Lunch in London last week with Hugh Blackwood, one of the UK's top industrialists, sent shivers down my spine.
Not, you understand, because the food or the company wasn't good – both were delightful – but because the Scottish engineer's prognosis for the UK economy was so unbearably gloomy. And it was made all the gloomier because Blackwood knows exactly what is going on in the bowels of the economy – he runs the international arm of URS, a Fortune 500 US engineering giant, which also takes care of the nuclear waste at Sellafield.
Blackwood, who joined after URS gobbled up Scott Wilson – one of Britain's last independent engineers – now heads, among other projects, the cable car over the Thames for the Olympics, Crossrail and HS2 rail. So he has a more acute eye than most; he talks all the time to construction firms, contractors, project managers on the ground, as well as suppliers. And the message is not good; many are chopping workers by the hundreds, export orders and contracts are drying up fast in Europe and in the Far Eastern markets, and confidence is falling off a cliff.
This is terrible news because since the financial crash it's been our manufacturing and engineering firms which have been leading the charge, showing seven consecutive quarters of growth. But over the past few months, specifically since the deepening eurozone crisis over the summer, British industry is suffering, and is now in what Blackwood describes as the "under stress" stage.
Even top manufacturers with good export order books are coming under pressure because when firms are struggling in their domestic market, as they are in the UK, they then stop the investment in products and training which are necessary to keep production running; a painful and vicious circle. We know that companies have cash – about £75bn is the number for the cash locked away in the corporate balance sheet – but they are all terrified of spending it, even on the most basic of investments such as new photocopiers.
Secretly, I had hoped the charming Glaswegian was taking a dreich view, but after talking to Terry Scuoler, head of the Engineering Employers' Federation, it's clear that there's been a seismic shift in mood and orders. Scuoler says his members are reporting a cut-back in work as their order books are slashed in all their world markets. And just in the past few days, one south Wales firm supplying automotive components to Fiat in Italy has had orders cancelled, while Honda has cut contracts with a Yorkshire firm. And it's not just European countries suffering – Scuoler says EEF members report a slowdown from the Far East, too.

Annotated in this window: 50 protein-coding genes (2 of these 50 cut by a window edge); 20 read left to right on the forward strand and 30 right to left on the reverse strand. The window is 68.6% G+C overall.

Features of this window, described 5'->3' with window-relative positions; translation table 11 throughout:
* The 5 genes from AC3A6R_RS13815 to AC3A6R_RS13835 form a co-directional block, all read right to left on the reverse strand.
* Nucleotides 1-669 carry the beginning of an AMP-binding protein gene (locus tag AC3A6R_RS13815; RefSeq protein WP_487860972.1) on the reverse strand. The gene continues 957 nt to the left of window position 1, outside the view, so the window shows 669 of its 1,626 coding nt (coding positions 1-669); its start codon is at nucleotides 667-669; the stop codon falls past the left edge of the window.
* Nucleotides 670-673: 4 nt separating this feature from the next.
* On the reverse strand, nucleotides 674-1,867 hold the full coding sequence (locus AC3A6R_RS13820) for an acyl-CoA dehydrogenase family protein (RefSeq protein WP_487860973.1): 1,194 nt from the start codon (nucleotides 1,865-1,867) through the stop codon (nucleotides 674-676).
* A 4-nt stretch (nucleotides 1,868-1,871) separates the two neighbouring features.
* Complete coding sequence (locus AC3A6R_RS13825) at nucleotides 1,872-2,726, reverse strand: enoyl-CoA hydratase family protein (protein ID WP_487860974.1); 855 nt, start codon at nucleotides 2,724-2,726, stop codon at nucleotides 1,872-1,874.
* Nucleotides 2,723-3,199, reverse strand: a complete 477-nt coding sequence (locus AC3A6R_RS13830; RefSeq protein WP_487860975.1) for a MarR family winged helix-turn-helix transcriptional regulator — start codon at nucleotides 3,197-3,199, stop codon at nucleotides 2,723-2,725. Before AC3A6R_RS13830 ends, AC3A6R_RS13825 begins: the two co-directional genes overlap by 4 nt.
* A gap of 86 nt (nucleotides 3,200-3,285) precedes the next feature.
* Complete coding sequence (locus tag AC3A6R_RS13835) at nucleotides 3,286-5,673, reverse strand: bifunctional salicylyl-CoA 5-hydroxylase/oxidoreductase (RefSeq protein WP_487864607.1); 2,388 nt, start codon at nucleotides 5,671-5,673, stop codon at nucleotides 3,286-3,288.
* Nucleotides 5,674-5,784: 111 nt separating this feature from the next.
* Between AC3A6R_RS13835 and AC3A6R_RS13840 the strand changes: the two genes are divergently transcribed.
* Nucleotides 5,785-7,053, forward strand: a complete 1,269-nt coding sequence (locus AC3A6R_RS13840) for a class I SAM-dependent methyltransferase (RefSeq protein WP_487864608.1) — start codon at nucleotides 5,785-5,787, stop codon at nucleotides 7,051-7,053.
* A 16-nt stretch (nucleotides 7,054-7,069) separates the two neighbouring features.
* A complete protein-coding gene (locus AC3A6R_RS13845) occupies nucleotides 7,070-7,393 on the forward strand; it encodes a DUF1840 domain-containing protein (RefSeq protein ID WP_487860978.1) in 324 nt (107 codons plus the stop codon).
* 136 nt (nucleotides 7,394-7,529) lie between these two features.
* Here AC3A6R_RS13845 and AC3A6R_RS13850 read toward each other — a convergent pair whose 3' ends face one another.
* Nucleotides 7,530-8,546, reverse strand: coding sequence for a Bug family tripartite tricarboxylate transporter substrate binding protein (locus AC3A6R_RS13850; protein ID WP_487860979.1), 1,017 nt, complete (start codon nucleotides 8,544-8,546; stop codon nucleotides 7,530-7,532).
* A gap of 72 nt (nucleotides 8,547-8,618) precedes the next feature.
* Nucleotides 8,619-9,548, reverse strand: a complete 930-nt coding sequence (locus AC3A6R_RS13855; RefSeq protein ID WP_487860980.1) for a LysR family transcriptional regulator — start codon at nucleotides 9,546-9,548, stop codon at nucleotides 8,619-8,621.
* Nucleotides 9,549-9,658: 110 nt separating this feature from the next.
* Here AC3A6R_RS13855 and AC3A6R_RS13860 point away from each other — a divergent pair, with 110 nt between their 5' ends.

Blackwood and Scuoler are the sort of people that politicians such as the Chancellor, George Osborne, should have been listening to the most over the past few weeks as he put together the growth strategy for Tuesday's Autumn Statement. If he had, they would have told him this; that it's vital to spend as well as keep the deficit-reduction plan on track – a "Plan A-plus", in the jargon. They would also say he must give the green light to the £40bn or so of infrastructure projects already hinted at, including schemes to upgrade important roads such as the A14, rail and airport expansion, growing the National Grid, new nuclear plants, taking broadband to every inch of the country and making it free, and more investment in basic skills and training – there are many jobs which can't be filled because of skills shortages.
There is money available – some government departments have cut back so much they are beginning to store cash. And starting a few of these "shovel-ready" projects has a powerful multiplier effect because it has an immediate impact on the economy. Workers paid on a Friday spend cash in the pub that night, and the family can go shopping the next day. And, as Sir Philip Green warned last week, with his slightly disingenuous disclosure that 260 of his shops will close over the next few years, the public is spooked.
Put simply, the Chancellor's challenge is to de-spook us all when he stands up this week; the next election depends on it. Osborne has no choice but to announce some bold building projects, as well as real boosts to get the private sector alongside his plans of "credit-easing" for companies.
From what one hears, the most sensible will be the project-specific bonds which will encourage pension funds and insurance firms to finance new projects, but backed by the public sector, financed in such a way they don't hit our AAA rating. The priority, by far, will be the concoction he comes up with to persuade companies and entrepreneurs to feel good enough to want to invest; manufacturers, rightly, want concrete incentives such as capital allowances and reforms of R&D credit.
But the trickiest bit for Osborne will be whether he says the coalition has abandoned all chance of reducing the structural deficit in this parliament. If he is to claim that the reduction plan is broadly on track, he has to show some evidence, and this is where the OBR's forecast, this week, will be crucial to confidence. The outlook across the Continent is so grim that it can't be long before the bond markets, once done with France, will turn to the UK, and it's a false hope to take much from the fact that our cost of borrowing has fallen below that of Germany.
So as well as being a magician, Osborne needs to play the anarchist too by throwing in some left-field incentives; by this I mean more imaginative employment schemes for the young, and the odd tax cut. And he must play pyschologist; soothing the stress of British industry and de-spooking the public. It's a tall order, but one he can't afford not to fulfil. If he's in any doubt about how bleak it is on the ground, I suggest lunch tomorrow with Blackwood – he's on standby.